Getting permission from HMRC
To authorise TaxCalc, you need to connect to the HMRC website itself. But don’t worry, we can let you do this from within TaxCalc. HMRC are still finalising this process but it should look something like this:
It’s just as secure as the HMRC website and you’ll need to use your Government Gateway login.
You’ll see that it’s a TaxCalc window but inside is the HMRC website and it is styled with HMRC’s branding rather than our own. When you have entered your Government Gateway credentials, you should see a page that tells you want you’re allowing TaxCalc to do and which information it can collect on your behalf. If you’re happy with what you see, you can simply click a button to accept the authorisation and that’s it! You’ve authorised TaxCalc to ‘fetch’ the information as and when you ask it to.
What happens if I don’t give permission?
Don’t worry, you’ll still be able to complete your returns. For the time being these APIs are meant to save you time and let you check things in order to make a more informed decision and spot any problems before they arise. You don’t have to use it but TaxCalc will only be fetching data when you ask it to, so it makes sense.
HMRC are going to be adding more and more APIs over time so you may find that new APIs will require you to re-authorise TaxCalc to access the new APIs from time to time. Ultimately, it will be up to you if you want to make use of them.
Who am I giving permission to?
In conjunction with HMRC, we conducted some user testing and were very grateful for the time given by six of our customers.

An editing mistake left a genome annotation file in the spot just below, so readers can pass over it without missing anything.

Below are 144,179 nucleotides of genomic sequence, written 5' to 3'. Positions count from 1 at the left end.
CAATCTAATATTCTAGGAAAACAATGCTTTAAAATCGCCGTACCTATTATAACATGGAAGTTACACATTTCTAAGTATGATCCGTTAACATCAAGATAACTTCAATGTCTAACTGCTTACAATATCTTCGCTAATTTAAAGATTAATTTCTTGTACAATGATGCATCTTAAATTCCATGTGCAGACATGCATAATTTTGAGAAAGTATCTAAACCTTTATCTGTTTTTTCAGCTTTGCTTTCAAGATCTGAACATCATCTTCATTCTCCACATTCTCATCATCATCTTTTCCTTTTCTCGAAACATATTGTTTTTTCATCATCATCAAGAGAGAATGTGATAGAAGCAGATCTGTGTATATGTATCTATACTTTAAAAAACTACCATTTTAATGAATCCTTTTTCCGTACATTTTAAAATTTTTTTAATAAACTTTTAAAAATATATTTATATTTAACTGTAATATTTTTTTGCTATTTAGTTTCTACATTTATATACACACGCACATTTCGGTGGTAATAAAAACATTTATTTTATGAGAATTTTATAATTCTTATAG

One of the key questions that testers asked was “who am I giving permission to?”. Was it the software or Acorah Software Products Limited, the company that makes TaxCalc?
I can confirm that it’s the software that’s installed on your computer that receives the permission. We (the company) won’t be handling your data at all.
How long will my permission last?
Currently, we are expecting the permission for any particular API (or APIs) to last for at least one calendar year. We have suggested to HMRC that it lasts longer than this, possibly as long as 18 months.
We will be able to show you how long it lasts so that you know when you will be asked to re-authorise it.
What will happen in the long run?
As I mentioned above, the old APIs that you use to file your tax return will, ultimately, be retired and a new API will be provided under the current model. As such, you’ll be providing your TaxCalc software with permission to download and upload data to HMRC.
Other APIs on HMRC’s roadmap that will come in time will include VAT and EC Sales List as well as Payroll and Corporation Tax. More on this as and when I hear it.
We very much have HMRC’s ear on what APIs are going to be useful in the future and they’re involving us more than ever, so if you have any ideas or other comments on this, please leave them in the comments section below or email email@example.com.
A final word from HMRC
HMRC are working hard on APIs. You might like to read a recent blog post from HMRC’s Head of Design and Delivery for the API Programme.